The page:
Disclaimer: Always consult your physician before beginning any exercise program.
Well, you did it. You injured yourself. Maybe it was a freak accident or maybe you’re just getting older and your body can’t rebound like it used to. Either way, you’re in a position where you need to slow it down a little. If you’re a Type A person, you might think that A stands for "athletic." But remember, for at least a little while, it means "Ayyyy, take it easy."
But that doesn’t mean you should lie around all day watching TV and eating bonbons either. A number of fun outdoor activities can keep you active without exacerbating your injury, and here are a few of our favorites.
Find the nearest lake, river or pool and dive in
Water aerobics and swimming laps are great ways to treat your body right while still reaping the benefits of a tough on-land session. Swimming is easy on your joints, and the water offers you built-in resistance to maintain a full-body workout. But remember not to strain whatever part of your body was injured — no need to be Michael Phelps if you have a bad elbow.
Quit yackin’ and start kayakin’
Kayaking is especially good if you have a leg injury and need to stay off your feet. It’s great because it gives you an excuse to visit beautiful bodies of water and the nature surrounding them. Plus it’s a killer workout for your arms, back, abs and shoulders. Trust us, you’ll sleep well. No water around? Try the oft-overlooked rowing machine at your gym.
Two wheels are better than none (and way more fun)
When was the last time you jumped on a bike to explore your city? Even if you’re no stranger to cycling, you can always explore new avenues and niches of town. Going slower, compared to driving in a car, also lets you notice so many more little details you’d otherwise zoom past. Plus, your body will thank you because cycling doesn’t put direct force on your joints like running or contact sports.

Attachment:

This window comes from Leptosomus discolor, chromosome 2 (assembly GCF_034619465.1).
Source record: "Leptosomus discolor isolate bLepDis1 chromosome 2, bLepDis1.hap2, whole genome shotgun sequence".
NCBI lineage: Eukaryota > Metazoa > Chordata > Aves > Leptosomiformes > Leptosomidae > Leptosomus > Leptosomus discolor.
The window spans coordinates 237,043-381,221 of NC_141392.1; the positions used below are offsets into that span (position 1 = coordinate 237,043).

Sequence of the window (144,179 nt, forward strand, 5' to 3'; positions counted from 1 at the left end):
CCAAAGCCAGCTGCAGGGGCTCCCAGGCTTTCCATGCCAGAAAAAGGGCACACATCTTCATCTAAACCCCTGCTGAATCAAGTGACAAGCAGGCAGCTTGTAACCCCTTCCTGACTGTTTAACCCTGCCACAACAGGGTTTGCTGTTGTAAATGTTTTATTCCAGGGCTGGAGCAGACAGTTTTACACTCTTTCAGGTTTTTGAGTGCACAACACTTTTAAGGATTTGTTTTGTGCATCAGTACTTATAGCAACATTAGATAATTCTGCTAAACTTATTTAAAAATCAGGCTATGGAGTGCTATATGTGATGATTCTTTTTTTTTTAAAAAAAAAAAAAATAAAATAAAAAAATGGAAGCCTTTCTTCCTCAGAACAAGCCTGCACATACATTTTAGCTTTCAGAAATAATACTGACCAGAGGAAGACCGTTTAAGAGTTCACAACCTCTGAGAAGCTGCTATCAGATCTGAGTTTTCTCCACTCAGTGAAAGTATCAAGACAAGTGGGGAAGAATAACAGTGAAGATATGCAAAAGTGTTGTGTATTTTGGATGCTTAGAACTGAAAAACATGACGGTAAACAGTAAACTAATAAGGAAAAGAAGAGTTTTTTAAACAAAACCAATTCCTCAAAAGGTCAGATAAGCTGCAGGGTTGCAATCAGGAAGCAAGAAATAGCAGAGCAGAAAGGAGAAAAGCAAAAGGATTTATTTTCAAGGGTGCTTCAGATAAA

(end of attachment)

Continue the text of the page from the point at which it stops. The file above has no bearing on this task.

Grab a friend and toss a disc or two
Frisbees aren’t just for kids, beach bums and ultimate frisbee "bros." They are easy to take with you wherever you are, from the beach to the field. Take things to the next level and find a frisbee golf course to play with your friends — there’s a surprising number of them once you start looking. Plus, just like traditional golf, it’s a great way to rack up the step count. But again, this one depends on the nature of your injury; don’t play frisbee with a bad arm or back injury.
Gone fishin’, catch you later
What better way to get your feet wet (literally) and enjoy some sunshine? Fishing is the perfect relaxing activity because it gets you outdoors, and then you can choose whether you want to hike to a fishing hole or simply float along a lake. It may not be the most strenuous activity, but that’s not what you’re looking for — just a few castings and light cardio.
Go on an urban treasure hunt with geocaching
Release your inner child and let him or her roam the city in search of hidden treasure! Geocaching is a wonderful excuse to go explore little pockets of your hometown that you may have never noticed before. You can start by visiting the official website and tracking down your first few caches.
De-stress and stretch with tai chi
You may want to take a class to get going, but once you’ve found your rhythm you can always find a nice spot in the local park to practice tai chi. The slow, focused movements and deep breathing will help you achieve "meditation in motion." It’s a graceful way to improve your mood, stamina, flexibility and muscle strength all at the same time.
Life doesn’t start and stop with an injury; you still have endless ways to get outside, have fun and stay in shape.